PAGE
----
Highway 39 ends at the NW edge of Tellico Plains. Highway 68 runs into town and “bypasses” the main downtown. Forest Road 341 was a little road that was easily missed – especially if you weren’t relying on a GPS. I should have been watching for the well-marked Steer Creek Road – just 50 yards before the obscure Witt Road, that is, FR 341.
It was almost noon on Tuesday, October 9th before I started on the actual Trans-America Trail route. The weather was perfect – mid-70’s and clear skies. I had my TAT roll chart loaded and ready. I clicked on TAT TN GPS Track 1 and hit the trail!
The trail wasn’t disappointing. In fact, it was pretty steep and rocky! I rode up and down the Tennessee hills for several miles. Remember, we had a good rain on Sunday before I left, and the rain had only ended in Tennessee on Monday.The going was a little rough and slow, but I was making steady progress while riding cautiously with a fully-loaded V-Strom. I easily splashed through the shallow water crossings.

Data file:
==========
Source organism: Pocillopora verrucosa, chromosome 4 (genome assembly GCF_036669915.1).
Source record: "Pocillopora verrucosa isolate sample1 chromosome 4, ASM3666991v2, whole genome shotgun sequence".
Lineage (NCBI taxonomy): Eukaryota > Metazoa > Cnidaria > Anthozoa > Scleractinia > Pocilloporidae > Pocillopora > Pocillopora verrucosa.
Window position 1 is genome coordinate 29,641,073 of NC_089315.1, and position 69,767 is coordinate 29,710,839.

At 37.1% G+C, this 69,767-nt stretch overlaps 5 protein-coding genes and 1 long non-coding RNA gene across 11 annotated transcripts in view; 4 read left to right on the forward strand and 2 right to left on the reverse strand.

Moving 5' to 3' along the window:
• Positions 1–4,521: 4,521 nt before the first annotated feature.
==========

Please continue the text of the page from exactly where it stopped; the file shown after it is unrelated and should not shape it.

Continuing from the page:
Maybe I was overconfident. I reached this crossing and knew right away that it was different. There were raised ridges running across the creek. Had concrete been poured to form a bridge, and then been eroded? Or was this natural corrugated shelf rock? I knew I couldn’t ride the ridges; I had to ride in the troughs between. It looked like the left side was the straightest shot across so that is the line I took.
I made it almost exactly to the center of the creek – and hit something. I was only moving at 1 mph so the rock or rut immediately stopped me and killed the motor. My momentum stalled, I tipped sideways. As luck would have it, I tipped left and put my foot down – only to discover that the water there was knee deep! (That is way over my boots!)